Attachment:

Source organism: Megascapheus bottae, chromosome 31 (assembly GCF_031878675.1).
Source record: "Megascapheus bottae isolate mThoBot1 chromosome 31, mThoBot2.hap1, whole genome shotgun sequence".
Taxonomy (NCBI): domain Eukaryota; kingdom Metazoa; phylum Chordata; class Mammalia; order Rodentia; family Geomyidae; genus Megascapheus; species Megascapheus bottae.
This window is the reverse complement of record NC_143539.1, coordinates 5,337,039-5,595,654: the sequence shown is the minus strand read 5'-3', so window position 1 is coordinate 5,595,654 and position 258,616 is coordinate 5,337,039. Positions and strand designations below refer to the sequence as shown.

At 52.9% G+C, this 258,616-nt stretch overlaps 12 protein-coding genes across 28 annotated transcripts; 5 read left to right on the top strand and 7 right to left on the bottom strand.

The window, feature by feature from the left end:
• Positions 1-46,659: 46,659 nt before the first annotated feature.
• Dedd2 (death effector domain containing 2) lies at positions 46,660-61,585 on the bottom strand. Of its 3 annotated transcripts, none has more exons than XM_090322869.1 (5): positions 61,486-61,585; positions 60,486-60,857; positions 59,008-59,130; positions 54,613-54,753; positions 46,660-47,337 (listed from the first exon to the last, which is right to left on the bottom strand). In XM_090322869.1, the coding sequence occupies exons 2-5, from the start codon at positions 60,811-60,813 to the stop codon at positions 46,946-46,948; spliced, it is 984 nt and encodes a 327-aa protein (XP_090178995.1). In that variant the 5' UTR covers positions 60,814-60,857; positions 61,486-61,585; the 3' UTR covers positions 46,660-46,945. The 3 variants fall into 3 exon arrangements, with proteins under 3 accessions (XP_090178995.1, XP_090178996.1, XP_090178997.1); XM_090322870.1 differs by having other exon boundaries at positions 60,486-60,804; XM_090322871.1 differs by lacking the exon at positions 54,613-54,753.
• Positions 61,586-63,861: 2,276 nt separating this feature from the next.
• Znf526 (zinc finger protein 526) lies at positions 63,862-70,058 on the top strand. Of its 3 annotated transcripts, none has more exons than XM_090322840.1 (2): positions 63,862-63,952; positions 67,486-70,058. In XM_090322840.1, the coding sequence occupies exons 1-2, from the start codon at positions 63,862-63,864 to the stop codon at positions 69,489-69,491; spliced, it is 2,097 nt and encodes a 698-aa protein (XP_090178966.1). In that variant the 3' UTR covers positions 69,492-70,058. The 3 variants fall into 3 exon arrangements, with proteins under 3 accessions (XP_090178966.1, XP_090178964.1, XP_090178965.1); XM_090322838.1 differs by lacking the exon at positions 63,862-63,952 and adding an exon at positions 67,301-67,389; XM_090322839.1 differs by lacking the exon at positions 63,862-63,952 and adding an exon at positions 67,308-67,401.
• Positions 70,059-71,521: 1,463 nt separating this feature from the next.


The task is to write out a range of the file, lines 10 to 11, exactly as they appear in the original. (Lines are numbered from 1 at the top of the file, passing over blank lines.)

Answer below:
• Znf526 (zinc finger protein 526) lies at positions 63,862-70,058 on the top strand. Of its 3 annotated transcripts, none has more exons than XM_090322840.1 (2): positions 63,862-63,952; positions 67,486-70,058. In XM_090322840.1, the coding sequence occupies exons 1-2, from the start codon at positions 63,862-63,864 to the stop codon at positions 69,489-69,491; spliced, it is 2,097 nt and encodes a 698-aa protein (XP_090178966.1). In that variant the 3' UTR covers positions 69,492-70,058. The 3 variants fall into 3 exon arrangements, with proteins under 3 accessions (XP_090178966.1, XP_090178964.1, XP_090178965.1); XM_090322838.1 differs by lacking the exon at positions 63,862-63,952 and adding an exon at positions 67,301-67,389; XM_090322839.1 differs by lacking the exon at positions 63,862-63,952 and adding an exon at positions 67,308-67,401.
• Positions 70,059-71,521: 1,463 nt separating this feature from the next.